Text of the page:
Implementing a Stricter Queue

We define a queue here in much the same way we defined a stack earlier. If you want to protect yourself from accessing such a data structure in an illegal way, we recommend this practice (see Listing 3.14).

Listing 3.14 A Stricter Queue
 class Queue   def initialize     @store = []   end   def enqueue(x)     @store << x   end   def dequeue     @store.shift   end   def peek     @store.first   end   def length     @store.length   end   def empty?     @store.empty?   end end 

We should mention that there is a Queue class in the thread library that works very well in threaded code.

A Token Queue Example: Traffic Light Simulation

We offer here a fairly contrived example of using a queue. This code will simulate the arrival of cars at a traffic light and store the arrival times in four queues. At the end, it prints some (presumably meaningful) statistics about the queue lengths and wait times.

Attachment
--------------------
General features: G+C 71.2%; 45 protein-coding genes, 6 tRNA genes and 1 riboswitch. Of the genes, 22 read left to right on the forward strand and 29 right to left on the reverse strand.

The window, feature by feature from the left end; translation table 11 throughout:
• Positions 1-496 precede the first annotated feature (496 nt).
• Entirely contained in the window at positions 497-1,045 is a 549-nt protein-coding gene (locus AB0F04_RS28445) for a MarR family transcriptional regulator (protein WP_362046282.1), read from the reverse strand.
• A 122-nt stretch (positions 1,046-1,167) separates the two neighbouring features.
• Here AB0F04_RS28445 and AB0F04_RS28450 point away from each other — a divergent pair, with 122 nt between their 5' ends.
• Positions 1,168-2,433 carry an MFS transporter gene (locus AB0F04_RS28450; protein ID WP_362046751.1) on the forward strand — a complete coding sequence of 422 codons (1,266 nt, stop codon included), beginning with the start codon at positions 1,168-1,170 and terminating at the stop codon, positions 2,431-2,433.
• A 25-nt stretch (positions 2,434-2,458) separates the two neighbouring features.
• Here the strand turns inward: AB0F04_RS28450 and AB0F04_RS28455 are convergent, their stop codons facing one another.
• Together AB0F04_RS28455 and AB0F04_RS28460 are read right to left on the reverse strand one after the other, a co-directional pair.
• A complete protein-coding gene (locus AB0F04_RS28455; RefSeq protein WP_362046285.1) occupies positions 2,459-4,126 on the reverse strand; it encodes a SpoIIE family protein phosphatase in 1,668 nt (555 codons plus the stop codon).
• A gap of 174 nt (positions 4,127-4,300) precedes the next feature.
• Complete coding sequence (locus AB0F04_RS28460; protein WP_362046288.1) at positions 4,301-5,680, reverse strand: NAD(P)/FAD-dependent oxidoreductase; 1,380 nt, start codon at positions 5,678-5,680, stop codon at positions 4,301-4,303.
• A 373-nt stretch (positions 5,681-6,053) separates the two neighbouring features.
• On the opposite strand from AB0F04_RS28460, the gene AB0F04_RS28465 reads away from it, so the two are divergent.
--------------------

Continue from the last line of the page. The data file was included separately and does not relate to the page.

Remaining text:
A number of simplifying assumptions have been made. Time is granularized at the level of one second. There are no threads involved; all car movements are serialized in a reasonable way. Cars turn neither left nor right, they never go through a yellow or red light, and so on. The code is shown in Listing 3.15.

Listing 3.15 Traffic Light Simulation with a Queue